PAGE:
Even more alarming, because it has consequences beyond the debt-ceiling debate, is the incoherent, impervious-to-facts economic philosophy undergirding Boehner’s remarks.

Reporters naturally tend to ignore this boilerplate. Journalistically, that makes sense. Boehner’s economic comments were nothing particularly new. Indeed, they reflect what has become the mainstream thinking of the Republican Party. But that’s exactly the point. We become so inured to hearing this thinking that we neglect to point out how wrong it is.

My argument with Boehner is not that he believes in a more limited role for government than I do, not that he is more skeptical of government intervention and regulation, and not that he is more worried about the economically stifling implications of tax increases. Those are legitimate ideological differences. American politics is better off for them.

I’m talking about statements that are simply false.

“The recent stimulus spending binge hurt our economy and hampered private-sector job creation in America.”

Reasonable economists can disagree about the effectiveness of the stimulus spending and whether it was worth the drag of the additional debt, but no reasonable economist argues that it hurt the economy in the short term.

The Congressional Budget Office estimates the stimulus added, on average, about one percentage point annually to economic growth and reduced the unemployment rate by half a point between 2009 and 2011. And that’s the low-end estimate. The high-end numbers show the stimulus spending adding more than 2 percentage points annually to economic growth and cutting the unemployment rate by more than 1 percentage point.

The CBO is not alone. Economists Alan Blinder and Mark Zandi estimated in a July 2010 paper that without the stimulus spending, the unemployment rate would be 1.5 percentage points higher.

“The massive borrowing and spending by the Treasury Department crowded out private investment by American businesses of all sizes.”

Crowding out occurs when government spending drives up interest rates and makes borrowing unattractive to the private sector. As economist Joseph Minarik of the Committee for Economic Development explains, “When interest rates are on the floor, you can’t say federal government borrowing is crowding out business investment.” The lackluster investment climate reflects low consumer demand and underutilized capacity. You can’t be crowded out of a room you’re not trying to enter.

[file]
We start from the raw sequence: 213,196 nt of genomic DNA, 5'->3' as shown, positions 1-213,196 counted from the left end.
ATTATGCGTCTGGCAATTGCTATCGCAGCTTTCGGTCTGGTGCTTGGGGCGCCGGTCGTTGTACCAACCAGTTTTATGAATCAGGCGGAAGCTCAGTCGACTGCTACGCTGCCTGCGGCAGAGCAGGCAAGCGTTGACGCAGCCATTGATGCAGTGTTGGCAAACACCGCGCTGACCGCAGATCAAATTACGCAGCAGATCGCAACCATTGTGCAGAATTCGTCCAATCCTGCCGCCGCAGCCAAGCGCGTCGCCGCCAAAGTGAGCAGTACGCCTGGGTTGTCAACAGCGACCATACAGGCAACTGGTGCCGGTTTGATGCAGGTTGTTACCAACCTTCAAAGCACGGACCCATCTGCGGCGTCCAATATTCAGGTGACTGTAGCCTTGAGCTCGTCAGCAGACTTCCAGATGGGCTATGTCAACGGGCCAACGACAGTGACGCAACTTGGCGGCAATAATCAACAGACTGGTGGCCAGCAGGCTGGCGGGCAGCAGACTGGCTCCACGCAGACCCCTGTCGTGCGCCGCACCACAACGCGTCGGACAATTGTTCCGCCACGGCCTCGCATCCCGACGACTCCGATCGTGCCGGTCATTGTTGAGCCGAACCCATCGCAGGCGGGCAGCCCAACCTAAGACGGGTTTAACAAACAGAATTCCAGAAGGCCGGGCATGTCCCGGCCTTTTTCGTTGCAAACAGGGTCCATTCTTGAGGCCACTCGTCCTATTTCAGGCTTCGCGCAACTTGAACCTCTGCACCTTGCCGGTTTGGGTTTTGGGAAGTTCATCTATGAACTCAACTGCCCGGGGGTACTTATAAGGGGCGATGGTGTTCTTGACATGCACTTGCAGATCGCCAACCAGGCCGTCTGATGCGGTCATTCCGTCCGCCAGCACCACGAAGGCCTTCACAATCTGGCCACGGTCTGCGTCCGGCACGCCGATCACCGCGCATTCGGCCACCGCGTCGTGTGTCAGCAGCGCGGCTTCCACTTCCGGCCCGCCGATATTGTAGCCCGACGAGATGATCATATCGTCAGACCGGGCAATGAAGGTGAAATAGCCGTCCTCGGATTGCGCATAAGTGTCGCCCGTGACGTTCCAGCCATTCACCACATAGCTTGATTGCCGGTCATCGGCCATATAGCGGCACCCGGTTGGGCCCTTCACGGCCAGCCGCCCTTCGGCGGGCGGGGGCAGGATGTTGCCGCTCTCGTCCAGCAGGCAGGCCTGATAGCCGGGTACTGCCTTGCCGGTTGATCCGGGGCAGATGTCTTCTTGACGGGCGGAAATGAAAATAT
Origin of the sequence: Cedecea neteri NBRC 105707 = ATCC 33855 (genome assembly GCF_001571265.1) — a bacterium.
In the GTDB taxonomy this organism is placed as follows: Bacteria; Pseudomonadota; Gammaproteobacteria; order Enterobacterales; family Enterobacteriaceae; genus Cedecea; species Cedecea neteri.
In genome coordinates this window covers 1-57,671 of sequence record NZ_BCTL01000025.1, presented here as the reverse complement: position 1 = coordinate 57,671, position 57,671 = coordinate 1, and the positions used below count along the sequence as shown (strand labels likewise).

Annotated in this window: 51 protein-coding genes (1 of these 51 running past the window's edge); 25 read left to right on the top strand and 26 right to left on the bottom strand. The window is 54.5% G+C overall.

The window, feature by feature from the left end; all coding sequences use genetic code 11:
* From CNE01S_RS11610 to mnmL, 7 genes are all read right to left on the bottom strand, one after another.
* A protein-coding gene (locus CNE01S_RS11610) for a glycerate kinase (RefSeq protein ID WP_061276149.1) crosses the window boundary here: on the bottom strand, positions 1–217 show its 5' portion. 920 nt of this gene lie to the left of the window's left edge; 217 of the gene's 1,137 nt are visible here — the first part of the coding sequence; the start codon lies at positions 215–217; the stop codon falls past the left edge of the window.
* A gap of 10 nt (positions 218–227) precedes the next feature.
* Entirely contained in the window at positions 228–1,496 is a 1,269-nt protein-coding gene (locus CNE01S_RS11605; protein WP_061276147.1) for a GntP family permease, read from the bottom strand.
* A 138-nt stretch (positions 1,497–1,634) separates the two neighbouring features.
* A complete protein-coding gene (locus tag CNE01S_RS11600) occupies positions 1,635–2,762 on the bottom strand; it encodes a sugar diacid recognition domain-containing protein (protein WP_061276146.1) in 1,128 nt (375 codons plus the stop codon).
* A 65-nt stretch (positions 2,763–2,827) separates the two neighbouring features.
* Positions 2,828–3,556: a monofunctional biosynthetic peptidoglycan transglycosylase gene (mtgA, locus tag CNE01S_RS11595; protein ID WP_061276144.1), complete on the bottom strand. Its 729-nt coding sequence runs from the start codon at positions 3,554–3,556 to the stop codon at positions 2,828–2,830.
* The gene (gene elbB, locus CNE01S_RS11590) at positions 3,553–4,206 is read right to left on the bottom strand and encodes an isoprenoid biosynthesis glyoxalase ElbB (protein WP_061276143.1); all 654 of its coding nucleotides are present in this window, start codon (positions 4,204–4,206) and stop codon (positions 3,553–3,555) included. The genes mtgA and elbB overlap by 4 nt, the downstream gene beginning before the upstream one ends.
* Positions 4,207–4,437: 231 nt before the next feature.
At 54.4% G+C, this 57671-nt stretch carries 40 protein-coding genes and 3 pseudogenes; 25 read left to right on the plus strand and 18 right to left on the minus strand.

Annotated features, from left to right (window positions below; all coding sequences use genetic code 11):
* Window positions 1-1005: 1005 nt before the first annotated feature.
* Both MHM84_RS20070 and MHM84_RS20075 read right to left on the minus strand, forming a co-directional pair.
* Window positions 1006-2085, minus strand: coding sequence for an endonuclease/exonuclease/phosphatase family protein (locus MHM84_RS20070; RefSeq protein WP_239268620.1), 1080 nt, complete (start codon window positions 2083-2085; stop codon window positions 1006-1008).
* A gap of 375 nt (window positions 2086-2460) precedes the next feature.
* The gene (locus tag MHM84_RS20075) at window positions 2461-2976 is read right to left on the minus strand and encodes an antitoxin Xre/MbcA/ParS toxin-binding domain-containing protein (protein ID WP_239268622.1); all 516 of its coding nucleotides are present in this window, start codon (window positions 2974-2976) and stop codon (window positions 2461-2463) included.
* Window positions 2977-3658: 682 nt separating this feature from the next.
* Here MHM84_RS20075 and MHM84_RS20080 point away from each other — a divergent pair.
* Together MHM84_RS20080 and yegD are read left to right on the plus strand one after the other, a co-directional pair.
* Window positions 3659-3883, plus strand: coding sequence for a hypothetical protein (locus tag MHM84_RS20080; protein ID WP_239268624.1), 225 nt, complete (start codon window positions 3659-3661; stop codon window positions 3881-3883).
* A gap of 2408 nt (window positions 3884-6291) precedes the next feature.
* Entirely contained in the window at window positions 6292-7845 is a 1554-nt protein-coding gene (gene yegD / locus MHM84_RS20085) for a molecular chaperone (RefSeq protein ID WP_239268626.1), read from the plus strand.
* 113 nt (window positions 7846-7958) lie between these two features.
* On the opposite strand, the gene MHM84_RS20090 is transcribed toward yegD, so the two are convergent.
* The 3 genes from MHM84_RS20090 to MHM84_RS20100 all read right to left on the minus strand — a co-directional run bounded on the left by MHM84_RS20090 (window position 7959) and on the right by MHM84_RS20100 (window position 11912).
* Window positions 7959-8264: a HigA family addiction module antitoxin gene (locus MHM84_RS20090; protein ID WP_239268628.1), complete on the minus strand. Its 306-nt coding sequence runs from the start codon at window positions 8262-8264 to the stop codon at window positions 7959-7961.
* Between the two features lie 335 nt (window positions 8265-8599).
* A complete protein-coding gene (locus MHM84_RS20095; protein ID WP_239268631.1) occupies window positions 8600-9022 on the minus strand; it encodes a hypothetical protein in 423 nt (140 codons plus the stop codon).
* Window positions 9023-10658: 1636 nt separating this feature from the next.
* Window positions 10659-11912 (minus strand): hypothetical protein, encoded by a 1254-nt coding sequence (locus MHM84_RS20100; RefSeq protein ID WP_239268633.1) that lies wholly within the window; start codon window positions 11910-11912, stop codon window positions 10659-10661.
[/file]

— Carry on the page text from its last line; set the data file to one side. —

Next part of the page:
“The truth is we will never balance the budget and rid our children of debt unless we cut spending and have real economic growth. And we will never have real economic growth if we raise taxes on those in America who create jobs.”

Never? Under President Clinton, taxes were raised, primarily on the wealthy. During the eight years of his administration, the economy grew by an average of close to 4 percent.

“I ran for Congress in 1990, the year our nation’s leaders struck a so-called bargain that raised taxes as part of a bipartisan plan to balance the budget. The result of that so-called bargain was the recession of the early 1990s. It wasn’t until the economy picked back up toward the end of that decade that we achieved a balanced budget.”

Boehner blames the budget deal for tanking the economy, but the recession actually started in July 1990, two months before the agreement was reached. And that revived economy? It came despite the supposed dead weight of the Clinton tax increase.

“A tax hike would wreak havoc not only on our economy’s ability to create private-sector jobs, but also on our ability to tackle the national debt.”

During the early 1980s, taxes were cut and public debt ballooned, from 26 percent of GDP in 1980 to 40 percent by 1986. In 1993, taxes were increased (and spending cut); debt as a share of the economy fell, from 49 percent to 33 percent. In 2001 and 2003, taxes were cut. By the time President Obama took office, debt had climbed to 40 percent of GDP.

Listening to Boehner, I began to think the country suffers from two deficits: the gap between spending and revenue, and the one between reality and ideology. The first cannot be solved unless we find some way of at least narrowing the second.

By: Ruth Marcus, Opinion Writer, The Washington Post, May 10, 2011

May 15, 2011 Posted by | Budget, Class Warfare, Congress, Conservatives, Debt Ceiling, Debt Crisis, Deficits, Economic Recovery, Economy, GOP, Government, Government Shut Down, Ideologues, Ideology, Income Gap, Journalists, Lawmakers, Media, Middle Class, Politics, President Obama, Press, Regulations, Republicans, Right Wing, Tax Increases, Taxes, Unemployment, Wealthy | , , , , , , , , | Leave a comment